Arts Curriculum

The Constructors

The Constructors

Ludwig Mies van der Rohe, Barcelona Pavilion, 1928–29. Exterior view from front, 1929. Gelatin silver print, 16.5 x 22.2 cm. The Museum of Modern Art, New York, Mies van der Rohe Archive, gift of the architect. Installation view: Exposición internacional (International Exposition), 1929

In the years after the war, metaphors of construction and reconstruction became popular, and architects, builders, and engineers were greatly admired. The new approach to architecture was modern in its lack of historical styles yet traditional in its principles. Architect Le Corbusier encouraged this modern classical approach of purity, clarity, and refinement.


The building that most clearly expressed these principles was the Barcelona Pavilion (1928–29), designed by Ludwig Mies van der Rohe (1886–1969). Built for the 1929 Exposición internacional (International Exposition) in Barcelona, the German government’s pavilion held the opening reception. Simple, unembellished, and featuring a flat roof, Mies’s structure differed greatly from the surrounding pavilions that referenced previous styles and periods.

While the extensive use of glass and the chrome-plated columns show its modern setting, the Barcelona Pavilion is a “synthesis of classical form and modern technology,” following the Miesian belief that it was possible to reconcile new with old. The building mixed new materials, such as glass, steel, and chrome, with classical ones, such as Roman travertine, green Alpine marble, ancient green marble from Greece, and golden onyx from the Atlas Mountains. In another form of unifying the contemporary and the ancient, Mies also used new materials for the specially designed chairs, ottomans, and tables, which borrowed the x-shape of the old Roman curule. Installed near a shallow open-air pool was another nod to classicism, the allegorical sculpture by Georg Kolbe (1877–1947) titled Morning (Der Morgen, 1925). This pairing of the classical body surrounded by clean contemporary architecture made the pavilion’s “marriage of the modern and the antique complete.”

When the exposition closed in 1930, the building was disassembled but not forgotten. As time went by, it became important not only in Mies’s career but also in 20th-century architecture as a whole. In 1983, the Fundació Mies van der Rohe was founded with the express purpose of rebuilding the pavilion. The reconstruction adhered to the original characteristics and materials as closely as possible. Completed in 1986, it stands on the original site and is open to the public.

Ludwig Mies van der Rohe

Ludwig Mies van der Rohe, Barcelona Pavilion, 1928–29. Exterior view from front, 1929. Gelatin silver print, 16.5 x 22.2 cm. The Museum of Modern Art, New York, Mies van der Rohe Archive, gift of the architect. Installation view: Exposición internacional (International Exposition), 1929

  • Look at several views of the reconstructed Barcelona Pavilion on the Fundació Mies van der Rohe Web site at miesbcn.com/en/foundation.html. Instruct students to create a list of adjectives that describe their responses to the structure.
  • Is this a place that your students would want to experience in person? Explain.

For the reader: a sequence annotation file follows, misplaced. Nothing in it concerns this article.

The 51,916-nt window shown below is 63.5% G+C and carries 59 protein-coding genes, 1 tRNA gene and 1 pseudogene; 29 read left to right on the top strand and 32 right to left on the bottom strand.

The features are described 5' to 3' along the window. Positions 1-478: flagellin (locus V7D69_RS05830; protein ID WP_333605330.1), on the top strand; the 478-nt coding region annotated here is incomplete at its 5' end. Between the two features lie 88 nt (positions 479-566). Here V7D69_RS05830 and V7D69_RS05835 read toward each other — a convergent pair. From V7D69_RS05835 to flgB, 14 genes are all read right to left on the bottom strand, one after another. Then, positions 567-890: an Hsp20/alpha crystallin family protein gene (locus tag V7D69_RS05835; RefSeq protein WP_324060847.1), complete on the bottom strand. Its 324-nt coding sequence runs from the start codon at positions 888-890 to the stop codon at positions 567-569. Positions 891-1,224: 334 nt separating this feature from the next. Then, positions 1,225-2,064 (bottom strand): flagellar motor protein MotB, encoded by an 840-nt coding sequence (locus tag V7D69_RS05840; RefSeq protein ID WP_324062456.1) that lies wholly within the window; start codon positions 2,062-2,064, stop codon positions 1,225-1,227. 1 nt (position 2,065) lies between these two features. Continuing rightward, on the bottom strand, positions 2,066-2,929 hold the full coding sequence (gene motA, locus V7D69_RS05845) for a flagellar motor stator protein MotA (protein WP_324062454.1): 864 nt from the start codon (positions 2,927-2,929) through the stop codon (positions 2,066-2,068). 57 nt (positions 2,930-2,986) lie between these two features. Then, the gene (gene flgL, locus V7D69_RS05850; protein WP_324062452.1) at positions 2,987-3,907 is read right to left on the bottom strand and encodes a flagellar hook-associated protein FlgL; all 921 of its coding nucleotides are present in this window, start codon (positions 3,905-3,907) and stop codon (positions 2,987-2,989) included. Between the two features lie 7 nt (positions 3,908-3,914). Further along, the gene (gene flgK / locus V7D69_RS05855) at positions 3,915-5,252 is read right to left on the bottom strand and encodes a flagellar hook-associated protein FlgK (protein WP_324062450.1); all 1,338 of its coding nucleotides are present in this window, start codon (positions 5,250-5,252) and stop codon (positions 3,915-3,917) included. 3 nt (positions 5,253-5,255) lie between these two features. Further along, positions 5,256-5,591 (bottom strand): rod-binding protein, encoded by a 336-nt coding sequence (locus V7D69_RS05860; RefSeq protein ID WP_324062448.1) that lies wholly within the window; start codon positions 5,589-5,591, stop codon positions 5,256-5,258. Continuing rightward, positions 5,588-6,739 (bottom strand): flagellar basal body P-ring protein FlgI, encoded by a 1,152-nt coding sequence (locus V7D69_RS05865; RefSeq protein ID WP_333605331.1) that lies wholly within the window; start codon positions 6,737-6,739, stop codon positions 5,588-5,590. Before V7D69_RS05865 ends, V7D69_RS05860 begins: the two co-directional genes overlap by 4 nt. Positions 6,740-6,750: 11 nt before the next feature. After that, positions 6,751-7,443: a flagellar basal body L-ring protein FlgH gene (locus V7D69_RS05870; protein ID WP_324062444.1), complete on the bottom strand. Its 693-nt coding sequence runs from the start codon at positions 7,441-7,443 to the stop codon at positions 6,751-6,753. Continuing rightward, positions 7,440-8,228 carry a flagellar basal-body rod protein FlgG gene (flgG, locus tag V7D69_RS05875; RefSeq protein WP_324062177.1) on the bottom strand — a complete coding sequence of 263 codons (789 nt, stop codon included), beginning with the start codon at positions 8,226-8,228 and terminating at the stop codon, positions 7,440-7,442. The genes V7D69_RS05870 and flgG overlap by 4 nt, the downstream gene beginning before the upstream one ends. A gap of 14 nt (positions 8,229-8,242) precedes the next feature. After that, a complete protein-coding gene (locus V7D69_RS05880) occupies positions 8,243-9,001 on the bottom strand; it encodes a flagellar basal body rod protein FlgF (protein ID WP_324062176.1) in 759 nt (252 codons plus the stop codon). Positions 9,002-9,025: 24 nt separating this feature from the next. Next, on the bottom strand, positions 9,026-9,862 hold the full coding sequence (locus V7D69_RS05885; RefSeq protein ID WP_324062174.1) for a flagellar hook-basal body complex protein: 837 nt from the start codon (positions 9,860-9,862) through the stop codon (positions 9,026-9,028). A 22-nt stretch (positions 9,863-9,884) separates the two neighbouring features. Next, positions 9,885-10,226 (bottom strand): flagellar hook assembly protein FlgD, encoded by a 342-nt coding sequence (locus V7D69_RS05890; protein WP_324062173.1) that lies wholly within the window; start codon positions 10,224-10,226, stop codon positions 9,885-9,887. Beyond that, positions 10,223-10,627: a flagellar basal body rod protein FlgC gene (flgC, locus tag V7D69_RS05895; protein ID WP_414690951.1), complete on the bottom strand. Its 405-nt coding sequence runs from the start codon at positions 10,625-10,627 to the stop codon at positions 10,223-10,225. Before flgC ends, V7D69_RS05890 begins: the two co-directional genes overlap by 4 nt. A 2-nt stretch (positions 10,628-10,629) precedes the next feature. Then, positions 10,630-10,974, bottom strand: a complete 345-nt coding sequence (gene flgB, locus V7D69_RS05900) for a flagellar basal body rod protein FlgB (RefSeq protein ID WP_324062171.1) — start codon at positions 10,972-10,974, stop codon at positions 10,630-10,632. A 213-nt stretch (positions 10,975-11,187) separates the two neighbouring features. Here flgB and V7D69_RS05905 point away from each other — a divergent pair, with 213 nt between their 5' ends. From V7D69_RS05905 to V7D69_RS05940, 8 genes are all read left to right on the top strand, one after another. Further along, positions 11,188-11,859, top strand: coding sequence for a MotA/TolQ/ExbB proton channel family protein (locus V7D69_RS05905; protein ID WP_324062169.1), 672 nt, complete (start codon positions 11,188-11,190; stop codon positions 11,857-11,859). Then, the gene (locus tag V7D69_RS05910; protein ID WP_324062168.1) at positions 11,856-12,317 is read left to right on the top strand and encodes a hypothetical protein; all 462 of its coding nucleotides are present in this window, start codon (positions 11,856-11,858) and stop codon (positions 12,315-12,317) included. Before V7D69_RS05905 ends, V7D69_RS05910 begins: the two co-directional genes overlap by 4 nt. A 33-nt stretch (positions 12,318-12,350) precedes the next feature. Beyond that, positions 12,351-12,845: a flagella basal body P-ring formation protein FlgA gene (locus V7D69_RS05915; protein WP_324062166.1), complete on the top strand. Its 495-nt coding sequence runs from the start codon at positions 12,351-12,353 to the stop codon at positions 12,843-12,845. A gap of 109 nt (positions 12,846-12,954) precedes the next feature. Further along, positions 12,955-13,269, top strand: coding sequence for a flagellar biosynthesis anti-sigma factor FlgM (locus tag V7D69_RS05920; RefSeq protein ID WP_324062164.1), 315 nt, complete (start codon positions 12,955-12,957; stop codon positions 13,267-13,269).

• Mies van der Rohe believed that architecture could reconcile both old and new. Did he achieve this goal in the Barcelona Pavilion? Explain.
  • Mies adopted the motto “less is more” to describe his way of arranging a building’s components to create an impression of extreme simplicity. Ask the class to respond to this phrase. Do your students agree or disagree? Explain.
Ludwig Mies van der Rohe, Barcelona Pavilion, 1928–29. Exterior view from front, 1929. Gelatin silver print, 16.5 x 22.2 cm. The Museum of Modern Art, New York, Mies van der Rohe Archive, gift of the architect. Installation view: Exposición internacional (International Exposition), 1929



  • In collaboration with the industrial designer Lilly Reich (1885– 1947), Mies also designed a leather-upholstered metallic chair especially for the pavilion. This icon of modern design is still manufactured today. The Barcelona Chair was adapted from a Roman folding chair known as a curule. Have students compare the chairs and answer the following questions. o Which would you prefer to own? Why? o Which would you prefer to sit on? Why? Next your students can research another historical style of furniture and incorporate one or more elements into a contemporary design. When they finish, they can share their drawings with other students along with the antique inspiration for them.
    Visual Arts

  • International expositions have captivated imaginations and inspired ambitious, unusual architectural projects. Students can research plans from previous expositions and world’s fairs and then design a pavilion that expresses how they would represent their country to the world. They can use traditional drawing materials, Google SketchUp, or another program to create 3-D models. Download Google SketchUp at sketchup.google.com/ download.
    Technology

  • The triumph of the Barcelona Pavilion was short-lived. When Adolf Hitler (1889–1945) was elected in 1933, the Weimar Republic ended, and a few months later, the Nazis closed the Bauhaus, the influential design school where Mies was the director. Mies emigrated to the United States four years later and continued to work as an educator and architect. Visit greatbuildings.com/architects/Ludwig_Mies_van_der_Rohe.html to view some of his American buildings, including:
    Crown Hall, Chicago, 1950–56
    Farnsworth House, Plano, Illinois, 1946–50
    Lake Shore Drive Apartments, Chicago, 1948–51
    Seagram Building, New York, 1954–58
    Visual Arts